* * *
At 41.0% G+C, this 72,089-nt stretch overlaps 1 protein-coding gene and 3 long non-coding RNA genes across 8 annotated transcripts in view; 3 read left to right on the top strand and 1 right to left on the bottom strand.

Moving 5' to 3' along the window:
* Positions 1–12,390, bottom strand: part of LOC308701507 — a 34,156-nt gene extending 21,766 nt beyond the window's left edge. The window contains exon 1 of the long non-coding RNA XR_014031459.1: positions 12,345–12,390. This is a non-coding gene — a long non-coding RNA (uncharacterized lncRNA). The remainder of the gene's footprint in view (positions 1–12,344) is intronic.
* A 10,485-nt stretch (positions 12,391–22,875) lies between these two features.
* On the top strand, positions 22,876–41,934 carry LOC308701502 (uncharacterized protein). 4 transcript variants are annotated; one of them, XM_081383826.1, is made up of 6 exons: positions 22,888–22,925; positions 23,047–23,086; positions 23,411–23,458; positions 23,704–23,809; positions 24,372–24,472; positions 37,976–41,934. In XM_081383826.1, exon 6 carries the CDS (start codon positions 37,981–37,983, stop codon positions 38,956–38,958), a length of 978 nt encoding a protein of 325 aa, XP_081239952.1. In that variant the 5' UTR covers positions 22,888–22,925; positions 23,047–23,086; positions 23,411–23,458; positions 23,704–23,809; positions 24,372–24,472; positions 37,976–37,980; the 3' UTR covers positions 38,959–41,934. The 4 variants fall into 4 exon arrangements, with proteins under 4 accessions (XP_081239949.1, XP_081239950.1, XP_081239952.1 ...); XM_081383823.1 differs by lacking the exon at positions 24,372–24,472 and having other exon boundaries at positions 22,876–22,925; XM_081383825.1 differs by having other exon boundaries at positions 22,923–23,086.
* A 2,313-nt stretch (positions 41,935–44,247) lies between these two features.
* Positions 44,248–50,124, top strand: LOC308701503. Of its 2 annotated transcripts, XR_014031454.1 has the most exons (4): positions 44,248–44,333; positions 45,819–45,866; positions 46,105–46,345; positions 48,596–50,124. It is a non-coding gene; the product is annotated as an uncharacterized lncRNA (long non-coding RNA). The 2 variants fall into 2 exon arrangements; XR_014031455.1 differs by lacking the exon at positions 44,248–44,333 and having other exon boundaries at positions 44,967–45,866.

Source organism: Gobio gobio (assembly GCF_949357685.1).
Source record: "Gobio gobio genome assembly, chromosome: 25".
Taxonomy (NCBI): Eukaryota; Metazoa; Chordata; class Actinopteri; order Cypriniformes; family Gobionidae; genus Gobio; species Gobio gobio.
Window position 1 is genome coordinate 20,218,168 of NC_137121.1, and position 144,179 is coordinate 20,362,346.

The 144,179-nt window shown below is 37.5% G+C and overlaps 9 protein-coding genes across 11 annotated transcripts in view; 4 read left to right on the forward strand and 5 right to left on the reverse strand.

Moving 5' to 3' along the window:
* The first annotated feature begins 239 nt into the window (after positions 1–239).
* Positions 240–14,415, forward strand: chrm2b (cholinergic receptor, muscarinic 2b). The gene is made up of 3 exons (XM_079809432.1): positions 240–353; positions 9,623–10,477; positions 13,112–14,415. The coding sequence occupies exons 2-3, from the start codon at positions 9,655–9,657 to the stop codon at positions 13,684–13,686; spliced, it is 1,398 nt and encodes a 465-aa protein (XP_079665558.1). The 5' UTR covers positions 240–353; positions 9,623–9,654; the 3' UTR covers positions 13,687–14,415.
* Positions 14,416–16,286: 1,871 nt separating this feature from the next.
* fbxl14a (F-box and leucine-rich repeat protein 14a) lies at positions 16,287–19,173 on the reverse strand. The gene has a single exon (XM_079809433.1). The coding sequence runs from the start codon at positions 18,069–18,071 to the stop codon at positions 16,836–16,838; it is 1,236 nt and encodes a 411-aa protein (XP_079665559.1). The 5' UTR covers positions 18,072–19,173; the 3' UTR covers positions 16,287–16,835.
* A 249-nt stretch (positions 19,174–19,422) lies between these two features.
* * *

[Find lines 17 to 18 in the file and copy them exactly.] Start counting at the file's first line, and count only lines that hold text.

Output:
* fbxl14a (F-box and leucine-rich repeat protein 14a) lies at positions 16,287–19,173 on the reverse strand. The gene has a single exon (XM_079809433.1). The coding sequence runs from the start codon at positions 18,069–18,071 to the stop codon at positions 16,836–16,838; it is 1,236 nt and encodes a 411-aa protein (XP_079665559.1). The 5' UTR covers positions 18,072–19,173; the 3' UTR covers positions 16,287–16,835.
* A 249-nt stretch (positions 19,174–19,422) lies between these two features.